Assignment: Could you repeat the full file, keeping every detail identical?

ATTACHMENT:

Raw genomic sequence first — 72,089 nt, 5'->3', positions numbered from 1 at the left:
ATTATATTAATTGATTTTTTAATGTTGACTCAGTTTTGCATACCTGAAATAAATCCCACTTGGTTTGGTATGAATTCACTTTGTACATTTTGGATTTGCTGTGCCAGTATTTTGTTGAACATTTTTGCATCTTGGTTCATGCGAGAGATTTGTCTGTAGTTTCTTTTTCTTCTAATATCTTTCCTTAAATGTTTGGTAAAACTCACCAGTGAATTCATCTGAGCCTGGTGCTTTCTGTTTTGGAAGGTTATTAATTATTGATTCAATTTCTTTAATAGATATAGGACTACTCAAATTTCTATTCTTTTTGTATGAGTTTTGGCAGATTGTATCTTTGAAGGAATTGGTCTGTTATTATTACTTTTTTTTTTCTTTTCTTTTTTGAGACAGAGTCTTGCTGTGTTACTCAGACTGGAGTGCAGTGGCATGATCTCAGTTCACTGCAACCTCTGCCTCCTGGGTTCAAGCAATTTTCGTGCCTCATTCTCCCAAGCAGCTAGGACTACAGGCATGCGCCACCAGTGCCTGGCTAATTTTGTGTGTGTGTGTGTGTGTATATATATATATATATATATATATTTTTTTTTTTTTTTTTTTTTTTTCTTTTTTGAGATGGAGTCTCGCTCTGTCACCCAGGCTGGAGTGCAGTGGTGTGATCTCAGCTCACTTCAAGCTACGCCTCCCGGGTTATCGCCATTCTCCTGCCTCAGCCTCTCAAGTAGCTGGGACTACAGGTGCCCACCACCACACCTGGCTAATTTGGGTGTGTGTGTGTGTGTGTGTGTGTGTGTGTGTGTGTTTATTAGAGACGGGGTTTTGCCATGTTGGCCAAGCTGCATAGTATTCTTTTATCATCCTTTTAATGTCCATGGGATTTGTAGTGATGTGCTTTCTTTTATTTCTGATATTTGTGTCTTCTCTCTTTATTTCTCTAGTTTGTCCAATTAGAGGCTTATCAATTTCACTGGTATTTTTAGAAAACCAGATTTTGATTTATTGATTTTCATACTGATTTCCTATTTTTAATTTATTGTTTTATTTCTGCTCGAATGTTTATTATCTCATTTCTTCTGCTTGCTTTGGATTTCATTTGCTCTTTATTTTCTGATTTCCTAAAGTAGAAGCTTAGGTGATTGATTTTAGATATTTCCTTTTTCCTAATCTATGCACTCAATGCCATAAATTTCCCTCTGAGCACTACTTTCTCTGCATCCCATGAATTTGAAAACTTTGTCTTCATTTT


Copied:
Raw genomic sequence first — 72,089 nt, 5'->3', positions numbered from 1 at the left:
ATTATATTAATTGATTTTTTAATGTTGACTCAGTTTTGCATACCTGAAATAAATCCCACTTGGTTTGGTATGAATTCACTTTGTACATTTTGGATTTGCTGTGCCAGTATTTTGTTGAACATTTTTGCATCTTGGTTCATGCGAGAGATTTGTCTGTAGTTTCTTTTTCTTCTAATATCTTTCCTTAAATGTTTGGTAAAACTCACCAGTGAATTCATCTGAGCCTGGTGCTTTCTGTTTTGGAAGGTTATTAATTATTGATTCAATTTCTTTAATAGATATAGGACTACTCAAATTTCTATTCTTTTTGTATGAGTTTTGGCAGATTGTATCTTTGAAGGAATTGGTCTGTTATTATTACTTTTTTTTTTCTTTTCTTTTTTGAGACAGAGTCTTGCTGTGTTACTCAGACTGGAGTGCAGTGGCATGATCTCAGTTCACTGCAACCTCTGCCTCCTGGGTTCAAGCAATTTTCGTGCCTCATTCTCCCAAGCAGCTAGGACTACAGGCATGCGCCACCAGTGCCTGGCTAATTTTGTGTGTGTGTGTGTGTGTATATATATATATATATATATATATTTTTTTTTTTTTTTTTTTTTTTTCTTTTTTGAGATGGAGTCTCGCTCTGTCACCCAGGCTGGAGTGCAGTGGTGTGATCTCAGCTCACTTCAAGCTACGCCTCCCGGGTTATCGCCATTCTCCTGCCTCAGCCTCTCAAGTAGCTGGGACTACAGGTGCCCACCACCACACCTGGCTAATTTGGGTGTGTGTGTGTGTGTGTGTGTGTGTGTGTGTGTGTTTATTAGAGACGGGGTTTTGCCATGTTGGCCAAGCTGCATAGTATTCTTTTATCATCCTTTTAATGTCCATGGGATTTGTAGTGATGTGCTTTCTTTTATTTCTGATATTTGTGTCTTCTCTCTTTATTTCTCTAGTTTGTCCAATTAGAGGCTTATCAATTTCACTGGTATTTTTAGAAAACCAGATTTTGATTTATTGATTTTCATACTGATTTCCTATTTTTAATTTATTGTTTTATTTCTGCTCGAATGTTTATTATCTCATTTCTTCTGCTTGCTTTGGATTTCATTTGCTCTTTATTTTCTGATTTCCTAAAGTAGAAGCTTAGGTGATTGATTTTAGATATTTCCTTTTTCCTAATCTATGCACTCAATGCCATAAATTTCCCTCTGAGCACTACTTTCTCTGCATCCCATGAATTTGAAAACTTTGTCTTCATTTT